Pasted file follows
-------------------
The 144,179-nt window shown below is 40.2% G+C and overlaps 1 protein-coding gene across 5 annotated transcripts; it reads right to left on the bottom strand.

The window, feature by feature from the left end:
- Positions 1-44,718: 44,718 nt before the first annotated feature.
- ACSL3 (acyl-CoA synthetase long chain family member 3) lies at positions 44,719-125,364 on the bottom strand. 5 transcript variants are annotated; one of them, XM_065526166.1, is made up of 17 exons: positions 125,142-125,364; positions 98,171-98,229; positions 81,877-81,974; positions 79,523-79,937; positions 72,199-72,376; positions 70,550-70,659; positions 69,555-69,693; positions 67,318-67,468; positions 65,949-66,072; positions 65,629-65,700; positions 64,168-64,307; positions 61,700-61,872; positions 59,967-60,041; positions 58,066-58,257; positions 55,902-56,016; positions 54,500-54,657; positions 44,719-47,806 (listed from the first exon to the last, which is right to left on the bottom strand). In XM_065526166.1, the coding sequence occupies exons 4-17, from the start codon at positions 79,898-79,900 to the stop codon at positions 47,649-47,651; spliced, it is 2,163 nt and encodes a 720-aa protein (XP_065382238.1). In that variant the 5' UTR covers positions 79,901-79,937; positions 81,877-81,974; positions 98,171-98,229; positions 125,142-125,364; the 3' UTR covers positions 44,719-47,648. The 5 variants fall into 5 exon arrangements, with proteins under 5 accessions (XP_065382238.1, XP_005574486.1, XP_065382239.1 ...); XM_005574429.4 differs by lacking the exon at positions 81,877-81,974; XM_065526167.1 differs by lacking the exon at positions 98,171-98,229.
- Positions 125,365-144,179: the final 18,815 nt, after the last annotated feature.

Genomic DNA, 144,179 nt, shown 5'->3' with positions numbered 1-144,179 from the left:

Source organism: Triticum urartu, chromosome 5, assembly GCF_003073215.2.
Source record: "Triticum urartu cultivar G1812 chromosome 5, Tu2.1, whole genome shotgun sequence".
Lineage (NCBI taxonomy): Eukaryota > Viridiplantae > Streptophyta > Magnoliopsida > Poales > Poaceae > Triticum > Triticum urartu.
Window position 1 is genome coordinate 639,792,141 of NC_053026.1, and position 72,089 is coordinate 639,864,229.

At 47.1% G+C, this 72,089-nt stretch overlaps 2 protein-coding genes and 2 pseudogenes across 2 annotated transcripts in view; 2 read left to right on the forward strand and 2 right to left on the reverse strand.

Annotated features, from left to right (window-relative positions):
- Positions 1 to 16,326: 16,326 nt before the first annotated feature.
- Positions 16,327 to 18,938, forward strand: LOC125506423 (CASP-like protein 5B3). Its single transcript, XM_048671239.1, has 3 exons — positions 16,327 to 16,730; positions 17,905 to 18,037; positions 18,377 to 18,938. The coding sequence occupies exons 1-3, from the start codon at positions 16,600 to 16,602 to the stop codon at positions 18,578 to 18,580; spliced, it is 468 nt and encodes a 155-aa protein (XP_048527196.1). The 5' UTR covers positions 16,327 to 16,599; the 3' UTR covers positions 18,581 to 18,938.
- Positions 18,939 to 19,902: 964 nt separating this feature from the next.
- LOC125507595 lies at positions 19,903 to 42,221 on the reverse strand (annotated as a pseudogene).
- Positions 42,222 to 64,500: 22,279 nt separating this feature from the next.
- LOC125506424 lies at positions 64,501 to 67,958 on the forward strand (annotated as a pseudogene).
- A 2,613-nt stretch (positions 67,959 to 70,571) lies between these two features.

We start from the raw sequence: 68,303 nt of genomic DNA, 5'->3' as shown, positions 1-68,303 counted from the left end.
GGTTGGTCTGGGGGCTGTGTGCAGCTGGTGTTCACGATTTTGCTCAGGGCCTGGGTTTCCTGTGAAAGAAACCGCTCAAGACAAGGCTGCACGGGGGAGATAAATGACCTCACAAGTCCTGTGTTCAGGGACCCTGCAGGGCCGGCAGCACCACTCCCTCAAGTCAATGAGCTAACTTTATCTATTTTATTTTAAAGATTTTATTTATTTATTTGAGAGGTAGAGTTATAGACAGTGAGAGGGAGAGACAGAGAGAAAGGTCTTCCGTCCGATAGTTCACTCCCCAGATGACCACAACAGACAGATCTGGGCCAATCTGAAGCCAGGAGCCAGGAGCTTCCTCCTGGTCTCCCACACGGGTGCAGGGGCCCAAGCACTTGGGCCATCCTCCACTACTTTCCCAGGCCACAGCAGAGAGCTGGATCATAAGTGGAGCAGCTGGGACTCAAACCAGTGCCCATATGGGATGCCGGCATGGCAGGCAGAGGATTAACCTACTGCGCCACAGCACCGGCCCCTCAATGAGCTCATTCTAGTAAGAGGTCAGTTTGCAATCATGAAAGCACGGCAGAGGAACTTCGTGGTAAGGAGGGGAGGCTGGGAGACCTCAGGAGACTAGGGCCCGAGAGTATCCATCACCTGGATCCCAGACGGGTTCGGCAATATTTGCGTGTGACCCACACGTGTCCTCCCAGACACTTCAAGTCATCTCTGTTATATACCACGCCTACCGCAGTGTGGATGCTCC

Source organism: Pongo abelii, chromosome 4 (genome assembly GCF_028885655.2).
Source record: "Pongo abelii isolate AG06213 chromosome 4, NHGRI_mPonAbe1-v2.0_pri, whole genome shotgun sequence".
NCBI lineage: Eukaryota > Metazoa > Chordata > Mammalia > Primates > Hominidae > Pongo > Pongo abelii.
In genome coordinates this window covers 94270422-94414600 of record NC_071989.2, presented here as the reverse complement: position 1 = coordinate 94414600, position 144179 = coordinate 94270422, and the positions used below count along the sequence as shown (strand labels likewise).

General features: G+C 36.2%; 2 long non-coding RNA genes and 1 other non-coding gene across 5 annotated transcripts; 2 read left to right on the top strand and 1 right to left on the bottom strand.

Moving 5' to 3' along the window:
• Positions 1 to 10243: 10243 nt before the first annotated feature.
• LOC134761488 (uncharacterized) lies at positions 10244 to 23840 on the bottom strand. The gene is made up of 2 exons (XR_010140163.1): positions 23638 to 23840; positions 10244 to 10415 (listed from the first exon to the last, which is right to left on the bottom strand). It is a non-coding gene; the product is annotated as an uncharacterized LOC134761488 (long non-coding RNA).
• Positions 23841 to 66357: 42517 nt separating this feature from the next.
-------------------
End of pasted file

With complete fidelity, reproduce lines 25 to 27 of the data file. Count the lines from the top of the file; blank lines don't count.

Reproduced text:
In genome coordinates this window covers 94270422-94414600 of record NC_071989.2, presented here as the reverse complement: position 1 = coordinate 94414600, position 144179 = coordinate 94270422, and the positions used below count along the sequence as shown (strand labels likewise).

General features: G+C 36.2%; 2 long non-coding RNA genes and 1 other non-coding gene across 5 annotated transcripts; 2 read left to right on the top strand and 1 right to left on the bottom strand.

Moving 5' to 3' along the window: